A Daring Jumpstart To Bipartisan Productivity
Next month is not only a new year but it also is when a new power-sharing reality will begin in Washington D.C. Speculation is rampant as to what this new reality will mean, bipartisan warfare or bipartisan productivity? But there is one person in a unique position to give a powerful and daring jumpstart to 2019 bipartisan productivity. The question is will he choose continued partisan warfare or bipartisan productivity?
The person in the unique position to give a powerful and daring jumpstart to bipartisan productivity is Senate Majority Leader Republican Mitch McConnell. Senator McConnell has the sole authority to decide if a bill passed in the House, H.R. 5682 The First Step Act, a law that would literally take modest first steps towards total criminal justice reform, will come to the floor of the Senate for an up or down vote.
So far Senator McConnell has a track record of partisan warfare as opposed to bipartisan productivity in the area of criminal justice reform. In 2015 a fellow Republican, Senator Chuck Grassley Chairman of the Senate Judiciary Committee, introduced the Sentencing Reform and Corrections Act (SRCA). The Senate Judiciary Committee not known for its bipartisan productivity passed the bill out of committee with a strong bipartisan vote. Unfortunately, that act of bipartisan productivity on criminal justice reform ended there because Senator McConnell refused to call a vote on the bill, allegedly because he feared it would divide his Republican Caucus.
The #2 in the Senate, Republican John Cornyn a reform supporter, conceded then that the 2016 election politics influenced McConnell’s decision. Now that the 2016 Presidential election and the 2018 mid-term elections are over, Senator McConnell is free to choose bi-partisan productivity over partisan warfare
Bipartisan productivity appears to be President Trump and Republican Senator Chuck Grassley’s choice on criminal justice reform. President Trump’s 2016 law and order campaign rhetoric has given way to full-blown support of the First Step Act. After it was reported that Senator McConnell said he didn’t think a vote likely on the First Step Act this year, Senator Grassley tweeted “Will GOP senators & Ldr McConnell stand in Pres Trump’s way of achieving major bipartisan victory?”
The First Step Act bill amended and passed out of the Senate Judiciary Committee by a bipartisan productivity vote, is the bill that McConnell will decide whether or not it comes to the Senate floor for a vote. It adds changes to the prison overhaul bill already passed overwhelmingly by a House bipartisan productivity vote. A bipartisan group of Senators that included Democrat Senator Dick Durbin and Republican Senator Grassley, reached a bipartisan productivity deal that rewrote the nation’s sentencing and prison laws drawing the support of the remaining hold-out liberal and conservative critics of the House bill.
The left wants to reform the criminal justice system because of the racial discrimination applied to the poor and people of color, and because of the harshness of sentences given for non-violent crimes. The right wants to reform the criminal justice system because of the high cost of applying discriminatory justice to the poor and people of color, and for the high cost of long sentences for non-violent crimes.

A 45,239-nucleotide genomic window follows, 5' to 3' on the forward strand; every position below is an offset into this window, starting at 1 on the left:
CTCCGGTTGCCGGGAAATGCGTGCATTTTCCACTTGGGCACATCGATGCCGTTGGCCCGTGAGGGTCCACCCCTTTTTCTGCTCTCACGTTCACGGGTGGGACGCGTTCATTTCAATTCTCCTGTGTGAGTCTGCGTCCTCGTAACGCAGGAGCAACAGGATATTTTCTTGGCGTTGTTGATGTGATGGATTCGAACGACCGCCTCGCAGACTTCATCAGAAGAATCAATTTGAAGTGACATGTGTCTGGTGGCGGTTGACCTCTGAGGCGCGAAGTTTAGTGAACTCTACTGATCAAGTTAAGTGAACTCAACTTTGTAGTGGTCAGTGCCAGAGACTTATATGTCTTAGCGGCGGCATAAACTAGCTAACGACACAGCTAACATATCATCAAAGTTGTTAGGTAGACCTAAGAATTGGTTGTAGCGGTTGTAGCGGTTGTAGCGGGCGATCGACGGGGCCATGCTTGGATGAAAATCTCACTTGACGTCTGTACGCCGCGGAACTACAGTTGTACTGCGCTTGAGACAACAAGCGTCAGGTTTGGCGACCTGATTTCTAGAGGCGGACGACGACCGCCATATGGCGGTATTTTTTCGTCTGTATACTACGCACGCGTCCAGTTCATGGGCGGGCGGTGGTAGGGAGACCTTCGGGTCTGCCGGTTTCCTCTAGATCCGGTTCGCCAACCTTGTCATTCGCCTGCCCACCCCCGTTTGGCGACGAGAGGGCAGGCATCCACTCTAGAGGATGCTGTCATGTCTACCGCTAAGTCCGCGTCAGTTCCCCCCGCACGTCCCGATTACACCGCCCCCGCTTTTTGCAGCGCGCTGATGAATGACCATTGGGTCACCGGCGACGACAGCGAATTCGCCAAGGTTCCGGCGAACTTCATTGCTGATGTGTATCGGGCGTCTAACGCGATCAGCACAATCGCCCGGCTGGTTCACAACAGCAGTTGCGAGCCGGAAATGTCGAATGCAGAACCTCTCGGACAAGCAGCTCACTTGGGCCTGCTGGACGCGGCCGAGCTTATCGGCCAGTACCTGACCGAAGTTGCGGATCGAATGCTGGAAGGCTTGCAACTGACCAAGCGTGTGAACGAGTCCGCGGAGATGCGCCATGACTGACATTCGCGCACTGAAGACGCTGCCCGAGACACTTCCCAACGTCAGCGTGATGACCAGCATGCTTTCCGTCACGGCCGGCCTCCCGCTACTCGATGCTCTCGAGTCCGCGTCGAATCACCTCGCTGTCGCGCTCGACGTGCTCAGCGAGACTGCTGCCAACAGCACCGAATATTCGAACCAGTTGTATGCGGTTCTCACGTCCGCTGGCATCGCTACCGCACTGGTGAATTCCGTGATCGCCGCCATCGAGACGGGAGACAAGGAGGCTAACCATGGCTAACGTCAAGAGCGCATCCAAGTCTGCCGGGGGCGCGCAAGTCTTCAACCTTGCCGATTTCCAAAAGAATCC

A cost example from the right is the State of Texas. In 2007 Texas was already spending close to $3 billion dollars a year on prisons and parole, then Governor Rick Perry was given a projection that in order to meet future criminal justice needs, Texas would need an additional 17,000 prison beds at a cost of an additional $2 billion dollars. Gov. Perry knew an alternative needed to be found.
According to Gov. Perry with broad support from Republican and Democratic state legislators, in other words, bipartisan productivity, Texas fundamentally changed its course on criminal justice. It focused on diverting people with drug addiction issues from entering prison in the first place, and programs to keep them from returning.
First, Texas expanded its commitment to drug courts that would allow certain low-level offenders to stay out of prison if they agreed to comprehensive supervision, drug testing, and treatment. Drug courts with increased funding were added to more counties, and the types of crimes that allowed a defendant to enter drug courts were expanded. Rather than languishing in a cell, first-time, nonviolent offenders willing to confront their drug addiction are connected with counseling and undergo intense supervision, including weekly random drug tests and meeting with a probation officer. These programs have shown some success. The National Association of Drug Court Professionals found that about 75 percent of people who complete drug court programs do not recidivate.
Second, Texas reformed its approach to parole and probation. It focused financial resources on rehabilitation so it could ultimately spend less money locking prisoners up again. It invested $241 million to create treatment and rehabilitation programs to address drug addiction and mental illness for people on parole and probation. Rather than immediate re-incarceration for minor violations of parole or probation conditions, Texas introduced a system of progressively increasing punishments, or “graduated sanctions.” If people committed violations because of drug or mental health issues, it addressed those issues instead of simply locking them up again by adding more residential and outpatient beds for substance abuse treatment. Texas also added more beds in halfway houses that provided reentry services and provided more substance abuse programs in prisons and jails.